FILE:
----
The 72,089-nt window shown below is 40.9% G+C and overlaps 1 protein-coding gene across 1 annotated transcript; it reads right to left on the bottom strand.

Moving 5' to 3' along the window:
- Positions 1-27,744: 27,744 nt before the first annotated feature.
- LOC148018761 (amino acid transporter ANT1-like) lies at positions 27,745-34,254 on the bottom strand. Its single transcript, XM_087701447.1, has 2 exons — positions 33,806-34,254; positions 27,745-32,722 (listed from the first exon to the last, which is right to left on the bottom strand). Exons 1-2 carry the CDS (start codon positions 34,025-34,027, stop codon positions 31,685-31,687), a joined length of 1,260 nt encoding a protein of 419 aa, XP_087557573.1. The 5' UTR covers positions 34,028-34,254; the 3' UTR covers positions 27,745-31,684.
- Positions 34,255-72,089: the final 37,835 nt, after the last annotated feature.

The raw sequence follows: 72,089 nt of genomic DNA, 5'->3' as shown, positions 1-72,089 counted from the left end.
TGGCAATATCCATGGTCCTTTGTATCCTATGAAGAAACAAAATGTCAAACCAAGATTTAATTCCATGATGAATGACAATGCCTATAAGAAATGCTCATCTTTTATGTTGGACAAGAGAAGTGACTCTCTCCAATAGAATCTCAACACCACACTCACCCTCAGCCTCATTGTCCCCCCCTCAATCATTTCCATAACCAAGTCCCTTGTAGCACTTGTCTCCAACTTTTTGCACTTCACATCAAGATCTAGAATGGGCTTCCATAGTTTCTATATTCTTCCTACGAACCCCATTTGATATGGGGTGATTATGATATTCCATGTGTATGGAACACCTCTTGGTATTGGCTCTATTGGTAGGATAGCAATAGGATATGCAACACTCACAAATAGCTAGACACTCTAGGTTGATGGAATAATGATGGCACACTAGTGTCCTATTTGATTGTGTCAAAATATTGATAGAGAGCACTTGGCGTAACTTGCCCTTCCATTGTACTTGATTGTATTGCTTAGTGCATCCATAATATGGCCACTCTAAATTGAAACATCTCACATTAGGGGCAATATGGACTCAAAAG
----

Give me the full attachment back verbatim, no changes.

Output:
The 72,089-nt window shown below is 40.9% G+C and overlaps 1 protein-coding gene across 1 annotated transcript; it reads right to left on the bottom strand.

Moving 5' to 3' along the window:
- Positions 1-27,744: 27,744 nt before the first annotated feature.
- LOC148018761 (amino acid transporter ANT1-like) lies at positions 27,745-34,254 on the bottom strand. Its single transcript, XM_087701447.1, has 2 exons — positions 33,806-34,254; positions 27,745-32,722 (listed from the first exon to the last, which is right to left on the bottom strand). Exons 1-2 carry the CDS (start codon positions 34,025-34,027, stop codon positions 31,685-31,687), a joined length of 1,260 nt encoding a protein of 419 aa, XP_087557573.1. The 5' UTR covers positions 34,028-34,254; the 3' UTR covers positions 27,745-31,684.
- Positions 34,255-72,089: the final 37,835 nt, after the last annotated feature.

The raw sequence follows: 72,089 nt of genomic DNA, 5'->3' as shown, positions 1-72,089 counted from the left end.
TGGCAATATCCATGGTCCTTTGTATCCTATGAAGAAACAAAATGTCAAACCAAGATTTAATTCCATGATGAATGACAATGCCTATAAGAAATGCTCATCTTTTATGTTGGACAAGAGAAGTGACTCTCTCCAATAGAATCTCAACACCACACTCACCCTCAGCCTCATTGTCCCCCCCTCAATCATTTCCATAACCAAGTCCCTTGTAGCACTTGTCTCCAACTTTTTGCACTTCACATCAAGATCTAGAATGGGCTTCCATAGTTTCTATATTCTTCCTACGAACCCCATTTGATATGGGGTGATTATGATATTCCATGTGTATGGAACACCTCTTGGTATTGGCTCTATTGGTAGGATAGCAATAGGATATGCAACACTCACAAATAGCTAGACACTCTAGGTTGATGGAATAATGATGGCACACTAGTGTCCTATTTGATTGTGTCAAAATATTGATAGAGAGCACTTGGCGTAACTTGCCCTTCCATTGTACTTGATTGTATTGCTTAGTGCATCCATAATATGGCCACTCTAAATTGAAACATCTCACATTAGGGGCAATATGGACTCAAAAG